Saleem Tariq was the second speaker, Chief Officer Social Work at Leeds exploring Leeds Journey to Establishing Restorative Practices.


As part of Sal’s presentation we heard a Leeds’ latest OFSTED report as read by children of the borough.


Salem completed his presentation and took questions from the audience on Leeds’ approach.

After lunch the seminar was addressed by Angela Everson, CEO of the WomenCentre in Halfiax.

The final speaker was Sharon Inglis of Circles Training and Consultancy who explored with the group the use of Family Group Conferences with families who are experiencing domestic abuse.

The twitter hashtag #wideningthecircle was used for the day and a number of people who were not at the event engaged with discussions.

The event was well received with attendees commenting that that seminar was “useful and challenging”, “useful in keeping up to date with research to inform practice”, and requests for further events. 

Open Dialogue UK conference

This conference took place on 2nd February 2016. The theme was: “Towards Openness and Democracy in Mental Health services – Open Dialogue and related approaches in the UK and internationally”.  Presentations and panel responses from Finland, Germany, USA and UK on research and practice in relation to dialogical approaches with family and relational networks.  Thematic link with Seminar 3 of Knowledge Exchange with core of common participants.

Models and practices for engaging with families, relational networks and communities

This seminar on 15 January 2016, was the third in a series of Knowledge Exchange seminars. It focused on exploring approaches that are genuinely democratic in terms of sharing power with (and within) family and social networks. This can involve both a relentless search for the potentials and capabilities within relational networks, and also a recognition that these may also be the site of past (or current) trauma or abuse, or failure to recognize, protect or support individuals within them. The Seminar offered a mix of theoretical and practice focused discussions and featured current developments including: Family Group Conferencing and its application in children’s and adults’ settings; Open Dialogue – a radical relationally focused approach in mental health; Community and asset-based approaches to enabling families in adversity.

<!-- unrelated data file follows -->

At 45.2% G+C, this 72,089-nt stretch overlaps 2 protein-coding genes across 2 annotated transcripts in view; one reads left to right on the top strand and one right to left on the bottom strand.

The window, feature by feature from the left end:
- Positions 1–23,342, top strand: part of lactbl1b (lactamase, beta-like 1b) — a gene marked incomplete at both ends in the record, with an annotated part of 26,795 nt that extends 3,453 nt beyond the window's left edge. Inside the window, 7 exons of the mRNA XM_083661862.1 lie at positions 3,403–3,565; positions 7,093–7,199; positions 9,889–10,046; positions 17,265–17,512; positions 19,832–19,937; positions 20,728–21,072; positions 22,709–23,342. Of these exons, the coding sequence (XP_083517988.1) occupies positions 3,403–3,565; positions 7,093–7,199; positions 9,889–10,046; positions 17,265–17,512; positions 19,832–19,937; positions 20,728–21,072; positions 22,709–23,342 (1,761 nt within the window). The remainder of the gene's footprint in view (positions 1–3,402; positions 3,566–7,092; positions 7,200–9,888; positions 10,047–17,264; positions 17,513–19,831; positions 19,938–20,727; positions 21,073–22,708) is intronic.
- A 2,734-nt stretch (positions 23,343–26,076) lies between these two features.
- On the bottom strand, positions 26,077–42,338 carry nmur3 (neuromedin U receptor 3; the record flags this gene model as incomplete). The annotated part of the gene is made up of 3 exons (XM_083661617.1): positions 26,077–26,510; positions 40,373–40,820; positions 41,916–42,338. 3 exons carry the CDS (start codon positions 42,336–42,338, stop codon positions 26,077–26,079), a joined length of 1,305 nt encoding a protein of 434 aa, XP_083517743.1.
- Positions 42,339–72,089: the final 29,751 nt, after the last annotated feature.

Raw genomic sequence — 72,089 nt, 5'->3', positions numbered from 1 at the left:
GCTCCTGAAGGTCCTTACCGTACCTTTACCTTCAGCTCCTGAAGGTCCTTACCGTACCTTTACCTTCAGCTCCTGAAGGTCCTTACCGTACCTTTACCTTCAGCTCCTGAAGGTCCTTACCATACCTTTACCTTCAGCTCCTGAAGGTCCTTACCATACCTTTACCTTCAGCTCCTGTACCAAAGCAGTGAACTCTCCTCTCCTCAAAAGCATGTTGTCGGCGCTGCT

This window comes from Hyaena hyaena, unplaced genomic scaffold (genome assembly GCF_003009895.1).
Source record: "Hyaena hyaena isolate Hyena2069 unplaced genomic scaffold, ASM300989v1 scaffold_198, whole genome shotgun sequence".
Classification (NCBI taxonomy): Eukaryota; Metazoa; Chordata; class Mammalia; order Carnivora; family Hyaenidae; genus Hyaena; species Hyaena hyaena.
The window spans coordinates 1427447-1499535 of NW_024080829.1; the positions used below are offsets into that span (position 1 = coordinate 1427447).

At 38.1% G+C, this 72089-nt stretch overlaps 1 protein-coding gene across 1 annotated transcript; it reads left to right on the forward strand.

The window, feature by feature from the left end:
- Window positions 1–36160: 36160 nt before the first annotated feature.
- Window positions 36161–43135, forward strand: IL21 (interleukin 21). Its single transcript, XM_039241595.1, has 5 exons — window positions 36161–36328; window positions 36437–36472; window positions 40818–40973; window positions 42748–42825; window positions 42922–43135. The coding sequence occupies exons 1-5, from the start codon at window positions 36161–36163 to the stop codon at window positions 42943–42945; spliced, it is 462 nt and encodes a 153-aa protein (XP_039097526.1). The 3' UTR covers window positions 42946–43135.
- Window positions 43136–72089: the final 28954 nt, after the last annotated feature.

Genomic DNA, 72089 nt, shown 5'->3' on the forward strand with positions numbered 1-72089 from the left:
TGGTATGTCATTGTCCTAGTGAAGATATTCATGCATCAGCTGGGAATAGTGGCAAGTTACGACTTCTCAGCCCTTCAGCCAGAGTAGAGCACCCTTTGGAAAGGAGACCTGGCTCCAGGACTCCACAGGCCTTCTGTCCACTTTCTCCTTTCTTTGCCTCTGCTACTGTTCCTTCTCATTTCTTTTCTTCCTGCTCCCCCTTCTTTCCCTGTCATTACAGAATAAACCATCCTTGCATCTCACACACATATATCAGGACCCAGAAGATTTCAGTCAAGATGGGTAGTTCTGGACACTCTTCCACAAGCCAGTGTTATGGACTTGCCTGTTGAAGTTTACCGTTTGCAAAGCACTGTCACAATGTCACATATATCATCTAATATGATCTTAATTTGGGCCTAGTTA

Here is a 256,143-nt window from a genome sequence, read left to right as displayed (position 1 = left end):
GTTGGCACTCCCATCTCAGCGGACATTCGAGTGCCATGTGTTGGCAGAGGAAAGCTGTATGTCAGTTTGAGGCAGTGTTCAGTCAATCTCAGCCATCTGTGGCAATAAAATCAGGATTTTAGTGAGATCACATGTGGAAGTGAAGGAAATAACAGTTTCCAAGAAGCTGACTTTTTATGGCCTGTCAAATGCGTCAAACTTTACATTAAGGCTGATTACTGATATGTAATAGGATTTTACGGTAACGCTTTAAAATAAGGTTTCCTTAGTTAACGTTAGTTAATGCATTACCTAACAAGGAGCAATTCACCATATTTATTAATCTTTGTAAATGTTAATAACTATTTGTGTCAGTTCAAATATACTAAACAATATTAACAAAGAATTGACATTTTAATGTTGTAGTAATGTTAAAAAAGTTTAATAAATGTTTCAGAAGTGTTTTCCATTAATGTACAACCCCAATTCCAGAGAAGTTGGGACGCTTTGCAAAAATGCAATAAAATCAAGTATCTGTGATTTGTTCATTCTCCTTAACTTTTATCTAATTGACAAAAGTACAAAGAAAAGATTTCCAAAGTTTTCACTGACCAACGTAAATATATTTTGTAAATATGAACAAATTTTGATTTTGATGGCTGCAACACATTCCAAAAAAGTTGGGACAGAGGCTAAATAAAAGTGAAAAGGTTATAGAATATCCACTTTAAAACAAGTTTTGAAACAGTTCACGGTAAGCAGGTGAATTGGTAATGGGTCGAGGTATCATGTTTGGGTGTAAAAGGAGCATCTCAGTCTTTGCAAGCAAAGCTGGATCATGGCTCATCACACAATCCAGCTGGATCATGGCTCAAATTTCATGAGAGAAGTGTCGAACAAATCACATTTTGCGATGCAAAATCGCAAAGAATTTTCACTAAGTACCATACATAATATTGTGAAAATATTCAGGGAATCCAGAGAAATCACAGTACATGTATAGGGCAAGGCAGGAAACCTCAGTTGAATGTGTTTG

View the seminar programme (PDF)

Morning session: 

Tim Fisher
What do FGCs do? Participation, planning and action in adults’ and children’s services 


Kate Morris
FGCs and establishing family-inclusive ways of working in Leeds


Annette Weatherell and Trina Robson, Love Barrow Families
Co-production, community and safeguarding


Morning Session Questions


Afternoon session

Mark Hopfenbeck
Treatment principles and how they work


Annie Jeffrey
Doing dialogue: a family perspective


Yasmin Ishaq
Doing dialogue: a practitioner perspective


Afternoon session questions to speakers


Afternoon session Plenary and Small Groups




Presentation on Family minded practice and family group conferencing in adult services and mental health and discussion at Family Group Conferencing Practice Network meeting.

This presentation on 12 November 2015, asked the question about whether Family Group Conferencing actually achieved outcomes that went beyond facilitating family decision making – and presented findings from Dr Tew’s SSCR funded research on whole family approaches to reablement in mental health, which indicated that this could be the case.